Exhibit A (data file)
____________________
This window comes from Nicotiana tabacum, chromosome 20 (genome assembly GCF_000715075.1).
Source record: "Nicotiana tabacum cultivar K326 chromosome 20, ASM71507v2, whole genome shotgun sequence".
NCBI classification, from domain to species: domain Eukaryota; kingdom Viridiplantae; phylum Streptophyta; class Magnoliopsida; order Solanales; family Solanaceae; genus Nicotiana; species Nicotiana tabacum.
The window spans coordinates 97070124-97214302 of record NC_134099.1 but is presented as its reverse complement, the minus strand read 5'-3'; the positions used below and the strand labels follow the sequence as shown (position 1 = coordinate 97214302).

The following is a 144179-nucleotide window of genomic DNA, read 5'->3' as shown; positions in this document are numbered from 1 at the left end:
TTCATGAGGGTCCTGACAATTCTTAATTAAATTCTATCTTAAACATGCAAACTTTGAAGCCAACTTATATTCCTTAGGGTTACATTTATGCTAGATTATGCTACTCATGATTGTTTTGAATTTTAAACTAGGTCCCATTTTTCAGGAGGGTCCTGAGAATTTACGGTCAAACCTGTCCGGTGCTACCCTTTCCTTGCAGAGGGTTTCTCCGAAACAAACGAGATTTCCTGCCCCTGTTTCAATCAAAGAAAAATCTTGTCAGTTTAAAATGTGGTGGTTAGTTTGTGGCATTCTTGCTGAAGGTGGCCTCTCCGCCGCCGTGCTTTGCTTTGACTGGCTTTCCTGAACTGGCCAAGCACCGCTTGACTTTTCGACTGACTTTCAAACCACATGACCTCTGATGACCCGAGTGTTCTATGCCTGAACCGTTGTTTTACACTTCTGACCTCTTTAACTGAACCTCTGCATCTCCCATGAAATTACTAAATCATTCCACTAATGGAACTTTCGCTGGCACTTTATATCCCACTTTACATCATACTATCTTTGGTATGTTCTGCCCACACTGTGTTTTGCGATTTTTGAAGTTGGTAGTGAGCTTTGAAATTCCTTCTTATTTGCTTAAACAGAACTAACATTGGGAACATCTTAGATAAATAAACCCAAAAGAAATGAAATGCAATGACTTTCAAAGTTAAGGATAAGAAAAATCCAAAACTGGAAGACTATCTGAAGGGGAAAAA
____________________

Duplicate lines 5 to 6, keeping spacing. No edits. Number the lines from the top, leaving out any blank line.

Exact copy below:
The following is a 144179-nucleotide window of genomic DNA, read 5'->3' as shown; positions in this document are numbered from 1 at the left end:
TTCATGAGGGTCCTGACAATTCTTAATTAAATTCTATCTTAAACATGCAAACTTTGAAGCCAACTTATATTCCTTAGGGTTACATTTATGCTAGATTATGCTACTCATGATTGTTTTGAATTTTAAACTAGGTCCCATTTTTCAGGAGGGTCCTGAGAATTTACGGTCAAACCTGTCCGGTGCTACCCTTTCCTTGCAGAGGGTTTCTCCGAAACAAACGAGATTTCCTGCCCCTGTTTCAATCAAAGAAAAATCTTGTCAGTTTAAAATGTGGTGGTTAGTTTGTGGCATTCTTGCTGAAGGTGGCCTCTCCGCCGCCGTGCTTTGCTTTGACTGGCTTTCCTGAACTGGCCAAGCACCGCTTGACTTTTCGACTGACTTTCAAACCACATGACCTCTGATGACCCGAGTGTTCTATGCCTGAACCGTTGTTTTACACTTCTGACCTCTTTAACTGAACCTCTGCATCTCCCATGAAATTACTAAATCATTCCACTAATGGAACTTTCGCTGGCACTTTATATCCCACTTTACATCATACTATCTTTGGTATGTTCTGCCCACACTGTGTTTTGCGATTTTTGAAGTTGGTAGTGAGCTTTGAAATTCCTTCTTATTTGCTTAAACAGAACTAACATTGGGAACATCTTAGATAAATAAACCCAAAAGAAATGAAATGCAATGACTTTCAAAGTTAAGGATAAGAAAAATCCAAAACTGGAAGACTATCTGAAGGGGAAAAA